Two days before the fall of the Berlin Wall in November 1989, the Morning Star (the paper nominally tied to the newly established Communist Party of Britain) had a two page spread celebrating the 72nd anniversary of the October Revolution of 1917. Interviewing Yuri Kasin of the Soviet Union’s Social Sciences Institute, the article praised the reforms in the USSR under the banner of perestroika and quoted Kasin about the growth of socialism:
What we are seeing now is not the crisis of Socialism, but the crisis of the outdated model of Socialism. Perestroika is outlining the contours of the new model to which the future belongs.
Those who are ready to bury Socialism, because of the difficulties we are going through will be disappointed. The cause of the Great October Revolution is immortal.
On the night of 9 November, the Berlin Wall began to collapse. The Morning Star first reported it on 11 November under the headline ‘GDR UNVEILS REFORMS PACKAGE’. Roger Trask quoted the ruling Socialist Unity Party (SED) who were putting their spin on the rapidly unfolding events (announcing 18 new crossing points):
The German Democratic Republic is awakening… A revolutionary people’s movement has set in motion a process of serious upheaval… The aim is dynamically to give Socialism more democracy.
Trask further reported:
The party announced plans for the total reform of the electoral process onto a multi-party basis and for the establishment of the rights of assembly and press freedom. New underground and railway border crossings are also to be investigated, said the GDR Interior Minister Friedrich Dickel.
Amid scenes of wild jubilation thousands of GDR citizens visited West Berlin for the first time in their lives – with most of them enjoying the stay but returning back later.
The newspaper attempted to portray what was happening as part of a wider reform package by the SED and the Soviet Union:
In Moscow leaders gave the changes a warm welcome but warned that they could not lead to a re-drawing of the boundaries of Europe. Soviet government spokesman General Gerasimov called Berlin’s action ‘a wise decision because it destroys all the stereotypes about the Iron Curtain.’
But he added, ‘East Germany has introduced a new regime on its border but the border remains.’
On page 2 of the same edition of the newspaper, the Morning Star ran an editorial titled ‘For peace and stability’. The editorial read:
THE EVENTS taking place in the German Democratic Republic and the decisions being taken by the Socialist Unity Party are part of the process to bring about changes in Socialism in line with the demands and needs of the people in the modern age. Despite the propaganda being pumped out daily in the West, Socialism is not the issue in question. Any interference in the internal affairs of the Socialist countries by the Western powers in an attempt to turn in any difficulties to their advantage can only threaten peace and stability…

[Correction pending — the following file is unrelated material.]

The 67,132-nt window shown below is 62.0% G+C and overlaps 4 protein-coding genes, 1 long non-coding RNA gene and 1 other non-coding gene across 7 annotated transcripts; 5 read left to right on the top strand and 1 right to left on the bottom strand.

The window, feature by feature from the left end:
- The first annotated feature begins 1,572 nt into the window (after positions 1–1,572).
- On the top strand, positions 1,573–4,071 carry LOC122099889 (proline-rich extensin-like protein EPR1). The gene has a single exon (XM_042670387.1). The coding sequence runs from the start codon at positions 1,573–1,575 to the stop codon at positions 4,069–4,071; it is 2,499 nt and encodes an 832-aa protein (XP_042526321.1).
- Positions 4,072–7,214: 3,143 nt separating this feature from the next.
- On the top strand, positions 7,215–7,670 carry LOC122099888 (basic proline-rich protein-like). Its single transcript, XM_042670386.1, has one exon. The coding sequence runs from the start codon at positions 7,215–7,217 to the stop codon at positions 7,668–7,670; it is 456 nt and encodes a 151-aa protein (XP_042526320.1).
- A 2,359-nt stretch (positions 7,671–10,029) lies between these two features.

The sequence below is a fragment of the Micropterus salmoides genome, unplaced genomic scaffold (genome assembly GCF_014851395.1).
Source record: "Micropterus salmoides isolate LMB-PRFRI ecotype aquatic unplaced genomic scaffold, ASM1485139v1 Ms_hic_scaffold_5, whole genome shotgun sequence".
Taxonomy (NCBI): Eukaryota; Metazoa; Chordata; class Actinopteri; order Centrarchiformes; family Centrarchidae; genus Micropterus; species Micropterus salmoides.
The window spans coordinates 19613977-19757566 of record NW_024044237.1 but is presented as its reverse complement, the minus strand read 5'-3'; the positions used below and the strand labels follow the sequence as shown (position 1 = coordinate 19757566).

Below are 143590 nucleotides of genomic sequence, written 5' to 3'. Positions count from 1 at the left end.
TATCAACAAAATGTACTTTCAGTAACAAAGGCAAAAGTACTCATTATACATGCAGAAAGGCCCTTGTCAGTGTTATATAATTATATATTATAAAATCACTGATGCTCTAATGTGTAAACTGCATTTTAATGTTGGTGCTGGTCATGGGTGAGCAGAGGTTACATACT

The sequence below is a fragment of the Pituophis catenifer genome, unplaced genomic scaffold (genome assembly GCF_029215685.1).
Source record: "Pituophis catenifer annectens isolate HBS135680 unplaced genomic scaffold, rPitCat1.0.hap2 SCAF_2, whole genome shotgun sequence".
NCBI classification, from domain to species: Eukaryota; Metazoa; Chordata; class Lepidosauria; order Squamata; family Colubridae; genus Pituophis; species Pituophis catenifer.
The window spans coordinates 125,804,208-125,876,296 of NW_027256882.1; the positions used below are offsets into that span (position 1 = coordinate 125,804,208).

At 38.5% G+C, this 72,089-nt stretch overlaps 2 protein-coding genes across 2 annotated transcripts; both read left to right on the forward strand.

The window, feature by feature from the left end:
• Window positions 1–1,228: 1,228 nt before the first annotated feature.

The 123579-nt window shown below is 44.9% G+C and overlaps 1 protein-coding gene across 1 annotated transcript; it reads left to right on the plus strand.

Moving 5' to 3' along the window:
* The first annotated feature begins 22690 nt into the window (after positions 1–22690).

There should be no illusions. Strong forces in the West still harbour the hope that they can exploit the current situation in the Socialist countries to the advantage of capitalism. The labour and progressive movement in Britain needs to be aware of this and not allow the more extreme forms of anti-Communist propaganda in the Western media confuse the issue. It is vital that the demand is made that the countries of Eastern Europe be allowed to resolve their problems in their own way without interference.
The principal [sic] of respect for national sovereignty and non-interference in the internal affairs of another nation has got to become the bedrock of all states in the whole of Europe if Europe is to play a role in advancing the cause of peace and make a positive contribution to global problems… Elements within the West who continue to attempt to push arguments about the reunification of Germany are only complicating the situation. The question of the relationship between West Germany and the German Democratic Republic is for those two countries to decide on the basis of the principle of peaceful co-existence.
As the Eastern Bloc started to unravel over the next year, the Morning Star (on paper at least) welcomed some of the reforms within Eastern Europe (such as the overthrow of the Ceausescus in Romania), but followed the SED and Soviet line until the end in December 1991. I have written more about the reaction of the British left to 1989 and the collapse of the Soviet Bloc here and about the line taken by the Morning Star at the time, I said:
As would be expected, the language used in the Morning Star in its reporting of the events from 1989 to 1991 was much more moderate than what was expressed in Marxism Today or the Socialist Worker, but there were many positive stories about the people’s uprisings in Eastern Europe and the moral and political bankruptcy of the collapsing regimes [p. 160].
25 years on, I wonder how the paper will report on the anniversary of the fall of the Berlin Wall in the current climate.